Sex Blogger 1st Amendment Case Moving Forward

Matt O'Conner
WASHINGTON — A U.S. District Court has shot down a defendant’s motion to dismiss an invasion of privacy lawsuit from a former co-worker concerning details of their sex life she posted on her blog.

The case could have far-reaching 1st Amendment implications for bloggers.

The defendant, Jennifer Cutler, worked in the office of Sen. Mike DeWine, R-Ohio, and operated the blog Washingtonienne, where she kept a running anonymous diary of her dalliances with a half dozen politicians and staffers, including attorney Robert Steinbuch.

Among the details of the affair Cutler revealed on the blog were that Steinbuch, who she referred to as RS, “likes spanking (both giving and receiving)” and had trouble maintaining an erection.

Steinbuch charges in his lawsuit that the use of his initials and description of his job made him “clearly identifiable” within Washington circles.

According to the suit, Cutler’s comments subjected Steinbuch to “humiliation and anguish beyond that which any reasonable person should be expected to bear in a decent, civilized society.”

The filing goes on to say, “It is one thing to be manipulated and used by a lover; it is another thing to be exposed to the world.”

Cutler’s lawyers had tried to get the case dismissed, arguing that Cutler had a right to publish her comments under the 1st Amendment and that Steinbuch had waited too long to file his suit.

While the court denied the motion, it said that Steinbuch should have take action against Cutler within a year of the postings. Since many of the comments were posted more than a year before Steinbuch filed suit, they will not be allowed as evidence.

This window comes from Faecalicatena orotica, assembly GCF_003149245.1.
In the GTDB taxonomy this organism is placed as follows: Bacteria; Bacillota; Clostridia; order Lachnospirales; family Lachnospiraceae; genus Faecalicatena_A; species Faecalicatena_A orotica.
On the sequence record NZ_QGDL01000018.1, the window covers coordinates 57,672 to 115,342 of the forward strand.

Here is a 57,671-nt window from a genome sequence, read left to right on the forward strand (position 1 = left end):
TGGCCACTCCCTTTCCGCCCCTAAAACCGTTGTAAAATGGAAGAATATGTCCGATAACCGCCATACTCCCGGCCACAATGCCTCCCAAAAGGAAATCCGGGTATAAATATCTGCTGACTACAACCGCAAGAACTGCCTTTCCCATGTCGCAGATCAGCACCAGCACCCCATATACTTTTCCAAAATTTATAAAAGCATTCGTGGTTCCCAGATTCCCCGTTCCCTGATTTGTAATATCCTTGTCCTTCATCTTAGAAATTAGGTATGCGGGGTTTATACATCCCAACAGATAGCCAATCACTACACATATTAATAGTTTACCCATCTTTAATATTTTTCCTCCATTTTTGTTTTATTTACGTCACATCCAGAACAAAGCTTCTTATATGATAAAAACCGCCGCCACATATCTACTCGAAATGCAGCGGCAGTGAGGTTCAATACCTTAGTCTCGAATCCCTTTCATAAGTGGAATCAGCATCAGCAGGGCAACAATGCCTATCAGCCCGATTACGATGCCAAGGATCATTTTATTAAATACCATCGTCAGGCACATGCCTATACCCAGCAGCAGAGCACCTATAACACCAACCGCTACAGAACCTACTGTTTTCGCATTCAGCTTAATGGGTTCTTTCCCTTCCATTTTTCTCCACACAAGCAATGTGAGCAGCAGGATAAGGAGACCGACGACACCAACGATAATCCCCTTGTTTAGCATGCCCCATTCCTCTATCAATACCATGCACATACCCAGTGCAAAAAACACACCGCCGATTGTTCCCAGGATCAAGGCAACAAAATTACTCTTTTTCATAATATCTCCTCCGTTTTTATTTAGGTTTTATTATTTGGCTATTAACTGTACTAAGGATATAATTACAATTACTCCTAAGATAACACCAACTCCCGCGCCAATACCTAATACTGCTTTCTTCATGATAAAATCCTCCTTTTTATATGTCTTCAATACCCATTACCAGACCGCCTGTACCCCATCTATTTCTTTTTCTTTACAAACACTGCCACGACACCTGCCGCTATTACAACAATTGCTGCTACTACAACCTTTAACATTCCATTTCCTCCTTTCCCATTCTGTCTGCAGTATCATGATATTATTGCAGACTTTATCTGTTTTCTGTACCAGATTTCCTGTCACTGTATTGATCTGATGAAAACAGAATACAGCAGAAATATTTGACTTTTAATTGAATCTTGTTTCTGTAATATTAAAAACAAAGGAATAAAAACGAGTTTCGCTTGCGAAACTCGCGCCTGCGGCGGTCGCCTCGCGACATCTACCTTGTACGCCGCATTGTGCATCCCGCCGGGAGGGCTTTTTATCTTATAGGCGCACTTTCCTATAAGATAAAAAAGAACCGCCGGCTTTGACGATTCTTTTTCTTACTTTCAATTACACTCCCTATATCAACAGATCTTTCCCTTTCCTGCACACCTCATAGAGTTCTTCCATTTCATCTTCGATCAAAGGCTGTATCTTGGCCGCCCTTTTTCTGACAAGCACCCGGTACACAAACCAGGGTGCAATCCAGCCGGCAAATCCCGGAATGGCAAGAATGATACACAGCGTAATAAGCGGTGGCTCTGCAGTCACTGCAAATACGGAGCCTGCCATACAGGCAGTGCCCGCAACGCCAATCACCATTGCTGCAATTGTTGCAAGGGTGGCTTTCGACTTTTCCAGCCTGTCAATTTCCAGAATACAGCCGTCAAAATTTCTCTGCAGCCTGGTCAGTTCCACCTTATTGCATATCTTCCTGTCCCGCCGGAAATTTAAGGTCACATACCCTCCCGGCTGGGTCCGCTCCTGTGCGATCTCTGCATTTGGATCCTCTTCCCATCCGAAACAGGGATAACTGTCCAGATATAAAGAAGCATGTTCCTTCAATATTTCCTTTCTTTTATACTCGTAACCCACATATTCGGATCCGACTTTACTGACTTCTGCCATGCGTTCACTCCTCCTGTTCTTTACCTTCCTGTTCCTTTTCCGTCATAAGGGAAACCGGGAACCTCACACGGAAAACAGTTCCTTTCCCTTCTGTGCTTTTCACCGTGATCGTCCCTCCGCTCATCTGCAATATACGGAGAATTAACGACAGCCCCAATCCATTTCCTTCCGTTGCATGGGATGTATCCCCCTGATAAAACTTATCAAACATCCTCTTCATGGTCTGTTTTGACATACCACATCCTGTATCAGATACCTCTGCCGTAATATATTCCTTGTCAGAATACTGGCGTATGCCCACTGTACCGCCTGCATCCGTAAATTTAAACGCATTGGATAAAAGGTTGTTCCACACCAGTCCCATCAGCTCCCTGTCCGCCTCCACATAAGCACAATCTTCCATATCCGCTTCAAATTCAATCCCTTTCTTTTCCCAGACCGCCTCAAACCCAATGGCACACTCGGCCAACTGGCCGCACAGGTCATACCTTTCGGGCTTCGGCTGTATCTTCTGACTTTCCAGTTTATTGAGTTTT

As for the 1st Amendment implications, those will have to be worked out in court, where Steinbuch’s lawyer, Jonathan Rosen, plans to argue that the gross invasion of privacy and extreme mental anguish his client suffered outweigh Cutler’s right to free speech.

The case has adult industry ties.

Cutler’s sex diary first gained national attention last summer after it was featured on Washington gossip blog Wonkette, a member of the Gawker Media Group, which also owns popular porn blog Fleshbot.

After the Washingtonienne controversy broke, Cutler and Wonkette editor Ana Marie Cox were seen hitting the D.C. party circuit together, and photos of the two dancing and posing suggestively made their way onto the Internet.

Rumors also flew that Cutler had previously worked as a $400-an-hour escort. Late last year, Cutler posed nude for Playboy magazine for an undisclosed amount rumored to exceed $100,000. She also signed a book deal thought to have netted her an advance of around $300,000.

Cox, meanwhile, made a cottage industry of the scandal by making the late-night talking-head circuit. In one interview with Fox’s Tony Snow, she called Cutler “sick” and said she hoped Cutler would use whatever money she had made to seek psychiatric help.